Saturday, November 24, 2007

College Hockey Special

Tonight, if you'll indulge me, I bring you coverage of a special event. Yes, I cheated on the Islanders. Instead of being in the Blog Box to watch the Isles and Bruins conclude their home-and-home, I was at MSG for another New York-Boston matchup: Cornell vs. Boston University. Billed as "Red Hot Hockey," the game rekindled an old rivalry that had been reduced to a few glowing embers since BU defected to Hockey East from the ECAC for the 1984-85 season. Since then, the teams had met only 8 times, the last coming in 2002-03. Cornell entered tonight's contest with a three-game winning streak against BU and a 23-16-1 advantage in the series overall.

Cornell and BU first battled in 1925. Back then, the Big Red played its home games on Beebe Lake on the school's Ithaca, NY campus, which it continued to do until 1948 when warmer weather put the outdoor sheet out of commission. The Cornell hockey program stayed dormant until the fabled Lynah Rink opened in 1957. That storied arena remains an extremely difficult venue for opponents to succeed in to this day.

The rivalry between the two schools ignited in the 1960s thanks to the leadership of legendary coaches Ned Harkness (Cornell) and Jack Kelley (BU). For a comprehensive look at the games that carried the rivalry through the 1970s and into the 1980s, please visit Milestone Games of the BU-Cornell Series. You will see that the series features a pantheon of hockey greats, including names like Dryden, Hughes, Eruzione, Silk, and O'Callahan, as well as some Islander-centric names like Stirling and Bates. If you go back through the historical rosters of both schools, you will find many more familiar names.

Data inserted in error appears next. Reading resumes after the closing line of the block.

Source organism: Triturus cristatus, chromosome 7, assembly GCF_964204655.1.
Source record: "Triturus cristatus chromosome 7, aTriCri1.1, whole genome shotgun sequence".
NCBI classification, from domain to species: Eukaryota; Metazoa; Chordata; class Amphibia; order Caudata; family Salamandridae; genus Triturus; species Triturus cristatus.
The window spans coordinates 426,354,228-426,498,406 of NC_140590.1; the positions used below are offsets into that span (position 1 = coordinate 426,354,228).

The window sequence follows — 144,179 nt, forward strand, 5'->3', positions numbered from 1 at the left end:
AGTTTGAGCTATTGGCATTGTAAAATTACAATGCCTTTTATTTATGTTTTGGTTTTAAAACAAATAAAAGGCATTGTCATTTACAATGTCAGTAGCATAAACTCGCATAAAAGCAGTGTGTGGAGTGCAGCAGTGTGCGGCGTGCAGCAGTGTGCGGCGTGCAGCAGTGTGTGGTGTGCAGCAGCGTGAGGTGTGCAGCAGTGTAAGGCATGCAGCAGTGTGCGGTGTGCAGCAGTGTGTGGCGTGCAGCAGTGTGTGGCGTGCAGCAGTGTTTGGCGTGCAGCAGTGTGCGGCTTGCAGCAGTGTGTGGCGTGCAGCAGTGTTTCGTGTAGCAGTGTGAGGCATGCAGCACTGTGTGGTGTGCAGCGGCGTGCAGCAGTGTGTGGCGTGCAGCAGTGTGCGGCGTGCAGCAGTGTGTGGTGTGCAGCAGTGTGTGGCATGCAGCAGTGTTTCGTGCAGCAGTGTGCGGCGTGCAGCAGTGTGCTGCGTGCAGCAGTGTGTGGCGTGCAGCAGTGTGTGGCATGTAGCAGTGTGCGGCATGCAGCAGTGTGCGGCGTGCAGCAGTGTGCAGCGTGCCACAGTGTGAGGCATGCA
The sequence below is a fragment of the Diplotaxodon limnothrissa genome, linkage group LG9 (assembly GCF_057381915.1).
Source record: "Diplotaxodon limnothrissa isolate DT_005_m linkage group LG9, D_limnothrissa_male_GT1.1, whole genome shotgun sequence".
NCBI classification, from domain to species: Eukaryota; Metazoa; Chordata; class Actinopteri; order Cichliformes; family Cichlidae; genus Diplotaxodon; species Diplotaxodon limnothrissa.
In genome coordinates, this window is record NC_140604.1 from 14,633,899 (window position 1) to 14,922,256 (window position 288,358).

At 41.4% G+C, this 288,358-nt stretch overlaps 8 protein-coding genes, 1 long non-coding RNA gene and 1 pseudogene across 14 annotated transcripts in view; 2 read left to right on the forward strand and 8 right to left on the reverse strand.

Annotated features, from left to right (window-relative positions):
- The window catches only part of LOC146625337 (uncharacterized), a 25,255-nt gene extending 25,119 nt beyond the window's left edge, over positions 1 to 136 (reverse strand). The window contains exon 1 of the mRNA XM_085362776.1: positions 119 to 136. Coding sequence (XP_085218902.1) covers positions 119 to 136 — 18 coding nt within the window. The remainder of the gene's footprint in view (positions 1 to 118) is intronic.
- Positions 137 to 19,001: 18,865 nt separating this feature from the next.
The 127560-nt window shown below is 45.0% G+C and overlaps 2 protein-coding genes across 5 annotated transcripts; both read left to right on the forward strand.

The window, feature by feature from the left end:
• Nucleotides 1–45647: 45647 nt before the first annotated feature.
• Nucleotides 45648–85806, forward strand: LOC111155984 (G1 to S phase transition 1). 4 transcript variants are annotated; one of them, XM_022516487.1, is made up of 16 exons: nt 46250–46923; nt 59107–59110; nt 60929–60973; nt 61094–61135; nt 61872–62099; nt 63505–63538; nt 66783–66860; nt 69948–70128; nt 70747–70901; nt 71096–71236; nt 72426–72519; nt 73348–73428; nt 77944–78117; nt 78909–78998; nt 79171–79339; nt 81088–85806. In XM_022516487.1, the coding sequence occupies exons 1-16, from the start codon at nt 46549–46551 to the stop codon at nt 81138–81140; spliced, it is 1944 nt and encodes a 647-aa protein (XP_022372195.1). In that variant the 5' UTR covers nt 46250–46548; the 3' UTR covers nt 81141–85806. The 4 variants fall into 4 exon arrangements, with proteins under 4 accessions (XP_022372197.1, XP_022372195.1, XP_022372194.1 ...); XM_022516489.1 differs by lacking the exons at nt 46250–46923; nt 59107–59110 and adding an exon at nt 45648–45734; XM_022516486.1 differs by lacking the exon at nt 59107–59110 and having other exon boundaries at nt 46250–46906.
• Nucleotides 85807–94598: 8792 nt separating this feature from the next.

I am proud to report that Red Hot Hockey was a smashing success. 18,200 students and alumni of both universities filled the Garden. And, no, this wasn't your usual MSG sellout where 18,200 tickets may be sold, but several thousand of them remain in the desk drawers of Manhattan executives. There were no empty seats. The scalpers along Seventh Avenue were doing a brisk business and, in some cases, even arguing with each other over rights to customers.

The arena was divided in half with one end designated for Cornell fans and the other for BU. It looked like the Cornell end was solid Big Red supporters, whereas the BU side was sprinkled with pockets of Cornellians. Let's call it 60-40 Cornell on the attendance sheet. Everywhere you looked it was red and white, as both schools claim those colors as their own (although Cornell's is really "Carnellian" and white).